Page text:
Back in March, I started a DNA experiment with five friends. I invited each of them to take a genetic ‘ancestry’ test – something that most of them had barely heard of, let alone thought about doing. After sending off their swab or spit sample, I asked each person to describe their expectations regarding their results: What did they expect or hope to find out? What would their ideal result be, based on their own family history, physical appearance and cultural background?

Over the course of the next three months, each of them received their results, provided by different US-based testing companies. After having some time to reflect upon those results, they have each agreed for me to post their reactions to their genomic data, and their thoughts on how they might (or might not) influence their lives and notions of identity. The following posts show the results of this mini-experiment, which was inspired by my PhD research on the way genetic data interact with local conceptions of identity, ethnicity, kinship and nation in the US and Brazil.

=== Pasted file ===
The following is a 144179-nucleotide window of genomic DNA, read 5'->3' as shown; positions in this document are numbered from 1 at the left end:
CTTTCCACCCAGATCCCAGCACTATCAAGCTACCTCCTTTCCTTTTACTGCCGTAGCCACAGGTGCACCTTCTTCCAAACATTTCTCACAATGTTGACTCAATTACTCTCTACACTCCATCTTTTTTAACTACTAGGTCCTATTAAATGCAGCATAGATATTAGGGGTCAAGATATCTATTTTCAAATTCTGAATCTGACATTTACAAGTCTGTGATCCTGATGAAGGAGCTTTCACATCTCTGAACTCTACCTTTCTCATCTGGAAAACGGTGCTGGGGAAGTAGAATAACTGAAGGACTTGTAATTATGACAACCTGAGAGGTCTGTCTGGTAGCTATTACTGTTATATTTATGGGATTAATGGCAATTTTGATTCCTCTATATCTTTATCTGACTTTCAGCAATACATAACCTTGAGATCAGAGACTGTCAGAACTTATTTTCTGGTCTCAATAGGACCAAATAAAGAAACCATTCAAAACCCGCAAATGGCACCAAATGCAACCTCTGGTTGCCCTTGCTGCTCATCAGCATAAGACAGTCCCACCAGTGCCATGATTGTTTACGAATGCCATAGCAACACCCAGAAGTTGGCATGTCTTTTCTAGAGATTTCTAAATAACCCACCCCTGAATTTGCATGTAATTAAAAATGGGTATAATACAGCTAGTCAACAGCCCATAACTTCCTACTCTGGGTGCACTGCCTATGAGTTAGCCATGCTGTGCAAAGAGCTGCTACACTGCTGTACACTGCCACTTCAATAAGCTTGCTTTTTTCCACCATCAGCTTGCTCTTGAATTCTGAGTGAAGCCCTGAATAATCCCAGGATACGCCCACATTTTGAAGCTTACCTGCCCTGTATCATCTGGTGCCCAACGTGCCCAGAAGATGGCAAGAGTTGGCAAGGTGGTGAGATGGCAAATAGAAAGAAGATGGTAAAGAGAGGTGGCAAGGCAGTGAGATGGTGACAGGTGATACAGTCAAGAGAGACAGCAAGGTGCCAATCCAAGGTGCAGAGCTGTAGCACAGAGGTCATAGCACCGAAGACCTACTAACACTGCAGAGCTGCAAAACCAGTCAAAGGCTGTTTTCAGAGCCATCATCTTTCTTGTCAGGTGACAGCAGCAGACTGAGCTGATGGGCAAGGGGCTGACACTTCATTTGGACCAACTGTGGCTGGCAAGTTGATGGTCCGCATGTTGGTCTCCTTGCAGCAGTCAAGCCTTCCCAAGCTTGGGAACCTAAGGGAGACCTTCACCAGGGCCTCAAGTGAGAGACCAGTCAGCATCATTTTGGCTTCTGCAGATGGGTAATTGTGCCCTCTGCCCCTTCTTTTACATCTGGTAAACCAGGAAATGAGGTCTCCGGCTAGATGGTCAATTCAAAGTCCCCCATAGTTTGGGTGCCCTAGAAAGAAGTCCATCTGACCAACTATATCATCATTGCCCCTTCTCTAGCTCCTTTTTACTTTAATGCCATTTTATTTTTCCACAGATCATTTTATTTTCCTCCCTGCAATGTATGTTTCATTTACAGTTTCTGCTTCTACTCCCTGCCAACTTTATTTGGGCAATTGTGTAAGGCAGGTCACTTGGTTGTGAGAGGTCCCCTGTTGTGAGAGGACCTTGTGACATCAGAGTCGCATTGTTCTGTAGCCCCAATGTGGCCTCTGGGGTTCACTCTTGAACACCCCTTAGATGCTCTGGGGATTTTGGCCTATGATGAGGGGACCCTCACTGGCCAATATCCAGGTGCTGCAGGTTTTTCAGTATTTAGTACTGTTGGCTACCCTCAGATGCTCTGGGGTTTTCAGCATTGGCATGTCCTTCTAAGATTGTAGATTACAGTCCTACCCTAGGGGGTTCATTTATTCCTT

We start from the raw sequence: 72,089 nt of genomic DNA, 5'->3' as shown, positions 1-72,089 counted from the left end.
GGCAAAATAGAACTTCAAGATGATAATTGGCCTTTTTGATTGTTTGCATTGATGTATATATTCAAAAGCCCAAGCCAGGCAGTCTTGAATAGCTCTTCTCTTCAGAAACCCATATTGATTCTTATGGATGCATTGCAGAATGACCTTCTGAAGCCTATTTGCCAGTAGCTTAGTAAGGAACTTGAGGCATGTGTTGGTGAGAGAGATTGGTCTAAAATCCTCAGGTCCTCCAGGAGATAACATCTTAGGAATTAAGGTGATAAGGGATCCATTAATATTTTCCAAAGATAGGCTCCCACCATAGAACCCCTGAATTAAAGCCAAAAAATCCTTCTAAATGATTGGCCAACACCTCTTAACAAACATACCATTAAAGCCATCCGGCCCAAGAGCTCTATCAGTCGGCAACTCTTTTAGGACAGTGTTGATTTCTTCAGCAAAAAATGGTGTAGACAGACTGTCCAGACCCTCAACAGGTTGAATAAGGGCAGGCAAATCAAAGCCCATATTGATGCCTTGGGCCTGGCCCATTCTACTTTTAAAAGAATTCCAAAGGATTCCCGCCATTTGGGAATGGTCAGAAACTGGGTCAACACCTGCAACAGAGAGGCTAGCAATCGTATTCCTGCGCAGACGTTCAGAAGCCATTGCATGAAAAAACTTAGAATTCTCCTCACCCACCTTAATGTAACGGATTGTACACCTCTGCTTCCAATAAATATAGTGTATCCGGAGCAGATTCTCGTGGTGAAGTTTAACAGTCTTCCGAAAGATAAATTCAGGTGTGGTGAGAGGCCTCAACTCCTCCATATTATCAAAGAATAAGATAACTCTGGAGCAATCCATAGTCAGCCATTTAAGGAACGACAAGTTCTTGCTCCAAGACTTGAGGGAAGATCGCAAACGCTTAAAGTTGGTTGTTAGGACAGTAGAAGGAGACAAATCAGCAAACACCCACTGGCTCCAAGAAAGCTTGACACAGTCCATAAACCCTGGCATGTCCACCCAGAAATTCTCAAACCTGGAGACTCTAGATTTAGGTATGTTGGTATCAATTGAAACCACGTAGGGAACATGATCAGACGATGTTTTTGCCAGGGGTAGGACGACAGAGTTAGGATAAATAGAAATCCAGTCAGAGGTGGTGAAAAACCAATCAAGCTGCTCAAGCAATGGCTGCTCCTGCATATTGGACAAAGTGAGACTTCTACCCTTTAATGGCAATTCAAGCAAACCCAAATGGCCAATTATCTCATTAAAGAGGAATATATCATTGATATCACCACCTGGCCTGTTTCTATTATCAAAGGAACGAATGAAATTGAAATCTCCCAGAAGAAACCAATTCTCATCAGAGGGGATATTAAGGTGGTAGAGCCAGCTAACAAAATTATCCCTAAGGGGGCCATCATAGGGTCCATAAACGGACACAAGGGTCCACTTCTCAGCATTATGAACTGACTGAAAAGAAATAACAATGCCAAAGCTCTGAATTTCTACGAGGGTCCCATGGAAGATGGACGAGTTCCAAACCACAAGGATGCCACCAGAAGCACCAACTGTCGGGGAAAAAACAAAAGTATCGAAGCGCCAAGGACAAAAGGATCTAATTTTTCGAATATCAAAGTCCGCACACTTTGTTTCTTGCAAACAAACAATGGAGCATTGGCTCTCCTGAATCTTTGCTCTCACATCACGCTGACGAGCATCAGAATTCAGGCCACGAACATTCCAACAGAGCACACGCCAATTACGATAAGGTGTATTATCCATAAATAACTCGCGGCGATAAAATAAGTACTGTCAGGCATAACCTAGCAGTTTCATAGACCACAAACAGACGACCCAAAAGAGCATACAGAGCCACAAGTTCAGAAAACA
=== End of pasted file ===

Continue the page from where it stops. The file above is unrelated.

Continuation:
This post was first published by Sarah Abel on the blog site Anthropology While White.

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